|HydroClim Minnesota - April 2004
A monthly electronic newsletter summarizing Minnesota climate conditions and the
resulting impact on water resources.
Distributed on the Wednesday following the first Monday of each month.
State Climatology Office - DNR Waters
WHAT HAS HAPPENED
- March 2004 precipitation totals were somewhat below normal across southwestern, west central, and central Minnesota. Elsewhere, precipitation totals were near normal to as much as one half inch above normal.
- the most significant precipitation event of March occurred on the 4th and 5th when a late winter storm dropped four to eight inches of snow on south central, southeastern, and east central Minnesota. The storm was also responsible for heavy rains of one inch or more in far southeastern Minnesota. Significant rain also fell on March 27 in the southern one third of Minnesota and far northwestern counties. Rainfall totals ranged from one half inch to just over one inch in these areas. The rain in northwestern Minnesota coincided with a rapidly melting snow pack. This led to some flooding along the Red River and its tributaries.
- March 2004 mean monthly temperatures were approximately one degree above normal in the northern one third of Minnesota, three to five degrees above normal in the southern two thirds of the state. March extremes ranged from a high of 74 degrees at Worthington on March 24, to a low of -9 degrees at International Falls on March 4.
WHERE WE STAND NOW
- patchy snow cover remains in portions of Koochiching, St. Louis, Lake, and Cook counties. Some locations in the Lake Superior highlands report eight or more inches of snow on the ground.
- as of March 30, the National Drought Mitigation Center - U. S. Drought Monitor indicated that most of Minnesota was judged to be in the "D1 - Moderate Drought" category. This marks an improvement in southeastern and south central Minnesota counties from last month when these areas were rated in the "D2 - Severe Drought" classification. The NDMC index is a blend of science and subjectivity where intensity categories are based on six key indicators and numerous supplementary indicators.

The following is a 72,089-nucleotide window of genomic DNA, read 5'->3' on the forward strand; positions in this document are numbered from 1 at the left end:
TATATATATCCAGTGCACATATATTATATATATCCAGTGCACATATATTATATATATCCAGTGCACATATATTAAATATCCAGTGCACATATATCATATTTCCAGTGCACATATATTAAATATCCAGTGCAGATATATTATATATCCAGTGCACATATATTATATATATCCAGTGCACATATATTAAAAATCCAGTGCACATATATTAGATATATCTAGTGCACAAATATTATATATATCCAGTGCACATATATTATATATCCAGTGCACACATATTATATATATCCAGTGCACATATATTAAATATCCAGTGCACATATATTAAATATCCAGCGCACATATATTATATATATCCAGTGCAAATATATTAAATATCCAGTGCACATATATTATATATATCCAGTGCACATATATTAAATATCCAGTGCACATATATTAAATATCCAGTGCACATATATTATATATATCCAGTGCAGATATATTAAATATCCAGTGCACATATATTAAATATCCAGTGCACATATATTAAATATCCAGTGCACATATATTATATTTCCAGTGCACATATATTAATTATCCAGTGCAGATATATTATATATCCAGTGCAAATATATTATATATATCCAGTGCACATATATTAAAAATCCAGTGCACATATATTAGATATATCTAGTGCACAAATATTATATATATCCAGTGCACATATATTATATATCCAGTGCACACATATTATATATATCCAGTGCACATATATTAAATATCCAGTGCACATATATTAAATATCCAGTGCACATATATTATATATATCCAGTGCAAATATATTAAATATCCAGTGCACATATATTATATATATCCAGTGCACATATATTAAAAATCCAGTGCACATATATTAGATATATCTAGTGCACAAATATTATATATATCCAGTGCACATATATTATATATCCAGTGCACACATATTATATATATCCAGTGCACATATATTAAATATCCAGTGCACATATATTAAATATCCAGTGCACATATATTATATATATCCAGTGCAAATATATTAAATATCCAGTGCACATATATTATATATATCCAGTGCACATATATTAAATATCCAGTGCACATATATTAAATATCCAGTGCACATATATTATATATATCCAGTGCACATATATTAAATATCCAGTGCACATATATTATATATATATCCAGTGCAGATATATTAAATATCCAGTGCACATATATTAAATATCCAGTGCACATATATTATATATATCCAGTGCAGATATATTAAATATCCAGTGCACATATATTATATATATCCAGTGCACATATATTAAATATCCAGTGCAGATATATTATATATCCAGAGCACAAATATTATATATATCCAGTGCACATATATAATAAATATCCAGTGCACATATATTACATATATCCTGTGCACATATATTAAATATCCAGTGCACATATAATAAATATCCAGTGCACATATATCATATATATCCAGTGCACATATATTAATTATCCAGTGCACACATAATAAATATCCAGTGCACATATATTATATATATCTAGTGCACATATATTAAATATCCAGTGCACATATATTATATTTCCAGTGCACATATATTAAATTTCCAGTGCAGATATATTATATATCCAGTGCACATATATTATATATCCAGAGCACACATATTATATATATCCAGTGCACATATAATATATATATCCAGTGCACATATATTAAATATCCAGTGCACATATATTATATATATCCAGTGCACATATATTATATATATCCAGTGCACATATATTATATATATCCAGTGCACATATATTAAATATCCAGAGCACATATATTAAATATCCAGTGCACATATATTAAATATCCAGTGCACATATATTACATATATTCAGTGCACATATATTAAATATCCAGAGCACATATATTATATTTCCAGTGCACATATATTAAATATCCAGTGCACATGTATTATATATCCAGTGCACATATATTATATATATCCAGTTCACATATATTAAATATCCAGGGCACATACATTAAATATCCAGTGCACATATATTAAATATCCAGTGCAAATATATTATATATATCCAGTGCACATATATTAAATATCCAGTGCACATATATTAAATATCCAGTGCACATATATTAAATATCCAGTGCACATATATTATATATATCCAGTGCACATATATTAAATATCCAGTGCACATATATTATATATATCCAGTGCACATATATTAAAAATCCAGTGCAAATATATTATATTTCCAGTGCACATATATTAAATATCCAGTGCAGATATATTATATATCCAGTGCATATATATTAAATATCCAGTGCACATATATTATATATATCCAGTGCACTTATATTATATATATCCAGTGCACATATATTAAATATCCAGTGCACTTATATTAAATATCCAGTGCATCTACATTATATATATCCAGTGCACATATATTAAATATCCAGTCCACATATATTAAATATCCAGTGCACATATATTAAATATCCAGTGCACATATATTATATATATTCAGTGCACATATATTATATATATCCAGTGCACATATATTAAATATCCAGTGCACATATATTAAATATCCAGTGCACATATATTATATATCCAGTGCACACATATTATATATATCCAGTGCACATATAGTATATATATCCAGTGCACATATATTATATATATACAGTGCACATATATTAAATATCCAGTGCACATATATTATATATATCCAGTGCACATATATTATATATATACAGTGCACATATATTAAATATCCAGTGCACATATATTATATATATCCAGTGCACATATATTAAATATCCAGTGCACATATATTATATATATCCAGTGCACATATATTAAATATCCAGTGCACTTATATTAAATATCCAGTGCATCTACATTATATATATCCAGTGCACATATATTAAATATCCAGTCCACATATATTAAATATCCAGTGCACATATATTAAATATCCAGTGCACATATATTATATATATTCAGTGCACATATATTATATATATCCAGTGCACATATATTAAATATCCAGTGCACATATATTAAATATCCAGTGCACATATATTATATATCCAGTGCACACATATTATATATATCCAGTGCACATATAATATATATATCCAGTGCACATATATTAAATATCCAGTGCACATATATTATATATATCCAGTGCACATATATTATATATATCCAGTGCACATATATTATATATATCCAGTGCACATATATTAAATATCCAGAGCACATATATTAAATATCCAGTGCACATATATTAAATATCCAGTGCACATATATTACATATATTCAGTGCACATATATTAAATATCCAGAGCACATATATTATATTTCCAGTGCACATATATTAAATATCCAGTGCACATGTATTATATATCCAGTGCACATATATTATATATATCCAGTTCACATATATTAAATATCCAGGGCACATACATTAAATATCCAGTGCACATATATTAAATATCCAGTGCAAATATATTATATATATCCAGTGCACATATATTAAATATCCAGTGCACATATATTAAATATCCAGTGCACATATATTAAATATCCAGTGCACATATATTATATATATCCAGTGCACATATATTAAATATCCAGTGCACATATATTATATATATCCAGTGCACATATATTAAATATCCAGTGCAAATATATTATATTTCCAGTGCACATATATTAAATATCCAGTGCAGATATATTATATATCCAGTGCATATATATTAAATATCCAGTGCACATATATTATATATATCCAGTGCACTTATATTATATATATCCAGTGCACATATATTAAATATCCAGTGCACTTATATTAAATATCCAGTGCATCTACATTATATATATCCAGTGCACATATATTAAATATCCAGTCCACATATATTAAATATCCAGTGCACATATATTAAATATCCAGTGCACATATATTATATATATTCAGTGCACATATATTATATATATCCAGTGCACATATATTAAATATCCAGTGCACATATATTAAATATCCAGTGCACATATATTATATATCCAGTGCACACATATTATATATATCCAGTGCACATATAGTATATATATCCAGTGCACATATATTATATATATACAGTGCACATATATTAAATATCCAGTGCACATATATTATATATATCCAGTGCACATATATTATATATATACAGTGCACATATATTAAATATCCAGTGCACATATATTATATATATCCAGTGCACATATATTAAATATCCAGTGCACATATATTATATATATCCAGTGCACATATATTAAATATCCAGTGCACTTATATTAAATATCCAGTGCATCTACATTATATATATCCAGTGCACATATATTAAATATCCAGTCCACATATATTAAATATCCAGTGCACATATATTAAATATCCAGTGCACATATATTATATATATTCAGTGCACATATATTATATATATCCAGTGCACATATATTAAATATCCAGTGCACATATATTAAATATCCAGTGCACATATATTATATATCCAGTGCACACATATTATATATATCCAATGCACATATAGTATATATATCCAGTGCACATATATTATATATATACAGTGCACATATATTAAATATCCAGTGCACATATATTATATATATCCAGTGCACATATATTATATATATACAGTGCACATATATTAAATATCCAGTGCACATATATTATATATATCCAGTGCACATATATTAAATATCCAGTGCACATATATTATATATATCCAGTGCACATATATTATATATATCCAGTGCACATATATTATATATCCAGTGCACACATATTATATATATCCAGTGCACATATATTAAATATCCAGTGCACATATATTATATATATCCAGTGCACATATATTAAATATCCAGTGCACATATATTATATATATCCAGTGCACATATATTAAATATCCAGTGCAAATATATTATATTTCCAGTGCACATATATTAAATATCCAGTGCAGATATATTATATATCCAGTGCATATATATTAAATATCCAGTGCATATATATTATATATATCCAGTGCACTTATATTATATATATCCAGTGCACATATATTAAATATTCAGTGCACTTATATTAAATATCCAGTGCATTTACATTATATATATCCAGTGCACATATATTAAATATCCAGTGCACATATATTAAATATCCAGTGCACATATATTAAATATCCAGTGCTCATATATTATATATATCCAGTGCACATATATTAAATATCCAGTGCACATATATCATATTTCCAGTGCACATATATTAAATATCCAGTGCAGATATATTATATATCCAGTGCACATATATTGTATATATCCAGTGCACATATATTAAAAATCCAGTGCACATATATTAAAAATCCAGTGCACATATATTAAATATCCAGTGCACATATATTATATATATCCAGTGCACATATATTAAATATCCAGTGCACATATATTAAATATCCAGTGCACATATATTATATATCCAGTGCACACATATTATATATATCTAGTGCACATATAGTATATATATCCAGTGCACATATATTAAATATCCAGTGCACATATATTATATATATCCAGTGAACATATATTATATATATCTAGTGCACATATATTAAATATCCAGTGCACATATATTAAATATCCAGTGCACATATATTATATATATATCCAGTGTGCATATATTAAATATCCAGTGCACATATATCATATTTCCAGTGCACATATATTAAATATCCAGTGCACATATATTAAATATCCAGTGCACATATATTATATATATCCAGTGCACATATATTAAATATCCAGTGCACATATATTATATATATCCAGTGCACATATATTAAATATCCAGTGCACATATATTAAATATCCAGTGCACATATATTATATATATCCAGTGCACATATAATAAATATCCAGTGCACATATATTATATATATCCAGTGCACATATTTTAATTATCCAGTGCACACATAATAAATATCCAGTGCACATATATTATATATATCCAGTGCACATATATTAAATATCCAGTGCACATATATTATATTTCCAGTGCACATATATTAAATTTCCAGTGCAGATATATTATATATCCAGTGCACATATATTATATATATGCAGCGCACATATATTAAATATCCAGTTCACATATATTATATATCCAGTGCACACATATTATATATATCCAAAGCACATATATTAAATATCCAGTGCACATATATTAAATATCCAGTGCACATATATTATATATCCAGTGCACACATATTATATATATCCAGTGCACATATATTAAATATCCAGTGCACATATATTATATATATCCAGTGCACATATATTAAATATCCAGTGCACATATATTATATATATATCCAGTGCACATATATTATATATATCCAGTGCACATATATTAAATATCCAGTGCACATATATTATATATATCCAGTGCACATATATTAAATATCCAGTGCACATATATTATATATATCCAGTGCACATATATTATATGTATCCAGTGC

- except for far north central and northeastern Minnesota, most soils are now free of frost.
- larger lakes in the southern one third of Minnesota and in portions of west central Minnesota are now free of ice. Some smaller lakes just to the north and east of these areas are also ice free. Thus far this spring, lake ice-out has been a week, to a week and a half, earlier than average. Historically, average lake ice-out occurs during the first week of April in the southern tier of Minnesota counties; near the end of the second week of April in the Twin Cities metropolitan area; towards the end of the third week of April for Brainerd, Alexandria, Detroit Lakes area lakes; and during the final week of April in far northern Minnesota.
- the potential for wildfires is rated by DNR Forestry as "high" across much of Minnesota. The southwest corner of the state falls in the "very high" fire danger category. Fire danger in most locations north of U.S. Highway 2 is classified as "low" or "moderate".
- the April precipitation outlook from the Climate Prediction Center shows no significant tendencies away from climatological probabilities. April precipitation normals range from one and one half inches in northwestern Minnesota to around three inches in southeastern counties.
- the April temperature outlook indicates a tilt towards above normal temperatures in the eastern one half of Minnesota. Elsewhere, no significant tendencies away from climatological probabilities are indicated. Normal April high temperatures are in the low to mid 40's early in the month, rising to near 60 by month's end. Early April normal low temperatures are near 20 in the north, near 30 in the south. By month's end, low temperatures average in the low 30's in the north, near 40 in the south.
- the 90-day precipitation outlook for April through June shows no significant tendencies away from climatological probabilities. The April though June temperature outlook indicates a tilt towards below normal temperatures in the western one half Minnesota. Elsewhere, no significant tendencies away from climatological probabilities are indicated.
- the National Weather Service produces long-range probabilistic river stage and discharge outlooks for the Red River, Minnesota River, and Mississippi River basins. A hydrologic model is initialized using current conditions of stream flow and soil moisture across a basin. The model is allowed to run into the future with multiple scenarios using multiple years of historical climatological data. The climatological data are weighted by 90-day climate outlooks for temperature and precipitation trends. Model output offers a complete range of probabilistic values of stream stage and discharge for numerous forecast points. The product provides a risk assessment tool which can be used in long-range planning decisions involving flooding or low flow concerns. These products are part of the National Weather Service's Advanced Hydrologic Prediction Service (AHPS) and are produced near the middle of each month.
FROM THE AUTHOR
NOTES FROM AROUND THE STATE
UPCOMING DATES OF NOTE
- April 15, Climate Prediction Center releases 30/90 day temperature and precipitation outlooksWEB SITES FEATURED IN THIS EDITION
http://climate.umn.edu - Minnesota Climatology Working Group
http://www.drought.unl.edu/ - National Drought Mitigation Center
http://www.dnr.state.mn.us/ - Minnesota Department of Natural Resources
- Minnesota Department of Natural Resources - Forestry
http://www.cpc.ncep.noaa.gov - Climate Prediction Center
http://www.crh.noaa.gov/ahps - National Weather Service, Central Region Headquarters
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